Between May 2019 and August 2021, 329 individuals were assessed for eligibility and 231 entered the open-label enrichment phase (days 1-5). On day 8, 132 of 231 participants (57.1%) were in remission and 168 of 231 (72.7%) responded. After excluding nonresponders, 168 responders were randomly assigned to double-blind treatment.

At the end of the study (day 92), 100 participants had discontinued treatment, 94 of which were due to lack of efficacy (defined by a MADRS total score ≥22). The interruptions were distributed as follows: placebo (26), 30 mg (22), 60 mg (19), 120 mg (16) and 180 mg (11). Completion rates ranged from 29.7% in the placebo group to 56.2% in the 180 mg group, with higher completion rates associated with higher doses of R-107. Treatment compliance was high, with 96.4% of participants reporting 80% or greater compliance.

Greater mean reductions in MADRS total score were observed from baseline to day 92 in all treatment groups compared to placebo. The greatest reduction occurred in the 180 mg treatment group (6.1 points; 95% CI: 1.00 to 11.16; P = 0.019), which was statistically significant. Mean reductions in MADRS scores were generally greater in the 120 mg and 180 mg groups compared to the lower dose groups. The reductions were greater for women, participants younger than 65, those taking antidepressants and those above average body weight compared to their counterparts.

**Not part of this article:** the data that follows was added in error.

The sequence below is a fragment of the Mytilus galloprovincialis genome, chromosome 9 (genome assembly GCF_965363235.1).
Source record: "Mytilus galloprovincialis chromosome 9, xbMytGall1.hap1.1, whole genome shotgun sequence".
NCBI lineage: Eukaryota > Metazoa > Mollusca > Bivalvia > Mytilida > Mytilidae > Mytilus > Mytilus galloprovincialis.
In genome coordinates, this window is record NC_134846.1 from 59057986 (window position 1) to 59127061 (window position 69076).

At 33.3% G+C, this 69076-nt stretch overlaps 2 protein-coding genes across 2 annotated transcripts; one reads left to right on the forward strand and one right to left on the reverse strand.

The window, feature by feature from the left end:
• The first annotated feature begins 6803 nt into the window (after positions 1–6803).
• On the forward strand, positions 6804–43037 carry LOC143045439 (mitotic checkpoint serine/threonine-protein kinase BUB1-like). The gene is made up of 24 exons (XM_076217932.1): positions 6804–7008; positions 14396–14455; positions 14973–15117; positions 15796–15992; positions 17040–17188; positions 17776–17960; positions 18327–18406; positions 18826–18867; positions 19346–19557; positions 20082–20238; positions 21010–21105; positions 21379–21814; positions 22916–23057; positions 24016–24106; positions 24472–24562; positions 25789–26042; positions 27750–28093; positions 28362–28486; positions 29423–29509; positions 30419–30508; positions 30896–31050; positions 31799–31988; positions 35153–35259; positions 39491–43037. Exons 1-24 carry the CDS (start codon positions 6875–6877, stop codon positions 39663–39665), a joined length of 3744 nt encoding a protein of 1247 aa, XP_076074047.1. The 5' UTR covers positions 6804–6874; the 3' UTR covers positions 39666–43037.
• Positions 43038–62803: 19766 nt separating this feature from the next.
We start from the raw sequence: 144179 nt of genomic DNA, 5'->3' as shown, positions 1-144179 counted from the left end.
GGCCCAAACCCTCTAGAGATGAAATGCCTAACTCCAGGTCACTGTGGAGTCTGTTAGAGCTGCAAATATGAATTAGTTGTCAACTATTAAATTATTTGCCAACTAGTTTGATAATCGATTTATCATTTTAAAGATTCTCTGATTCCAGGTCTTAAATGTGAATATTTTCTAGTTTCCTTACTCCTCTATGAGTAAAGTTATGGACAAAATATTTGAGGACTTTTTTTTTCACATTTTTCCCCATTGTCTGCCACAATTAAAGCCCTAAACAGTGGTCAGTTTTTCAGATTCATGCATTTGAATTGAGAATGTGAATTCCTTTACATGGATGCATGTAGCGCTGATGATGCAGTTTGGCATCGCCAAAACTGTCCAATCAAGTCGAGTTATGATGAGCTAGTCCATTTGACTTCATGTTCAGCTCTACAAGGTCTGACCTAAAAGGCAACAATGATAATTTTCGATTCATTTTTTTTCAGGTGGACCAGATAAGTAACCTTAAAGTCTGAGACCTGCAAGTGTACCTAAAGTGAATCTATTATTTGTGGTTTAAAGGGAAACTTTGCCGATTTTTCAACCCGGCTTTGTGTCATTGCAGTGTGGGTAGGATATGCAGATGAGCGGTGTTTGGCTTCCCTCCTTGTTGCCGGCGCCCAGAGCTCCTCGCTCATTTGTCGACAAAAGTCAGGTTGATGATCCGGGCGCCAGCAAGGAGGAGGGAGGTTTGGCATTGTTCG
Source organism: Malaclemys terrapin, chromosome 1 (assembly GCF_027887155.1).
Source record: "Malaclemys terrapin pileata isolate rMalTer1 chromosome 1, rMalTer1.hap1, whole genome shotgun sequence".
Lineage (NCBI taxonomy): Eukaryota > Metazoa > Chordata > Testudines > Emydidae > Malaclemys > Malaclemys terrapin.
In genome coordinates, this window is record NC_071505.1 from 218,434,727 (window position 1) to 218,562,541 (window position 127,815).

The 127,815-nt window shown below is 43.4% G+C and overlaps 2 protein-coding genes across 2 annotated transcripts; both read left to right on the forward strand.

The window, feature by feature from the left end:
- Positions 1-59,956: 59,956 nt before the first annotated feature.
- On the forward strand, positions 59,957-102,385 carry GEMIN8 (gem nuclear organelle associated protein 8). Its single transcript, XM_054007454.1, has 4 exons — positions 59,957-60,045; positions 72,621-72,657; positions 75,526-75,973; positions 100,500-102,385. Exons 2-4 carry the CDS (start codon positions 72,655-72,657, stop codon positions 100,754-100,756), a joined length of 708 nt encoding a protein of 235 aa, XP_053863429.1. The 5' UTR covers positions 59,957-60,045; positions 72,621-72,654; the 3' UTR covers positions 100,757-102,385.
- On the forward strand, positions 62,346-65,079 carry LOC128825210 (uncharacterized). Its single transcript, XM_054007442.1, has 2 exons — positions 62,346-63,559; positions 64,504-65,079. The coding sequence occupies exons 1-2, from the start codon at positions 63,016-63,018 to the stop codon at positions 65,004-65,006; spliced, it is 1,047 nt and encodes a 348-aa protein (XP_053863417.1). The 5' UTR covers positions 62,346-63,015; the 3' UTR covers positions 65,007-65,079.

During the open-label enrichment phase, the mean reduction in MADRS total score was 18.5 points (95% CI: 17.37 to 19.69). On day 8, 57.1% achieved remission (MADRS ≤10) and 72.7% achieved a response (≥50% reduction from baseline). At week 13, remission and response rates were higher in the active treatment arms compared to placebo, with statistical significance for the 120 mg dose group in treatment response (48% vs 24.3% , P = 0.046).

Most relapses occurred within the first 4 weeks of double-blind treatment. Median relapse times increased with higher doses of R-107, and the 180 mg group showed significantly longer survival times compared to placebo.

Adverse events were monitored throughout the study. During the open-label phase, common adverse events included dizziness, headache, dissociation, fatigue, and nausea, with 11.6% reporting dissociation. Mean changes in blood pressure were minimal. In the double-blind phase, most adverse events were mild or moderate. Serious adverse events occurred in eight participants and none were considered related to treatment. Safety evaluations showed no significant changes, including laboratory tests, ECGs, and cognitive evaluations.

Conclusions

In summary, in this study, 231 patients with TRD received R-107 (120 mg/day) for five days, and 168 responding patients (72.7%) were randomly assigned to various doses of R-107 or placebo in a double-blind study for 12 weeks. The 180 mg dose showed significant improvement in depressive symptoms compared to placebo, with minimal side effects such as dissociation and sedation. Most doses were administered at home, increasing convenience. The enrichment design reduced the impact in non-responders, demonstrating the potential advantages of extended-release oral ketamine over other forms.

Magazine reference:

  • Glue, P., Loo, C., Fam, J. et al. Extended-release ketamine tablets for treatment-resistant depression: a randomized, placebo-controlled phase 2 trial. Nat Med (2024), DOI – 10.1038/s41591-024-03063-x, https://www.nature.com/articles/s41591-024-03063-x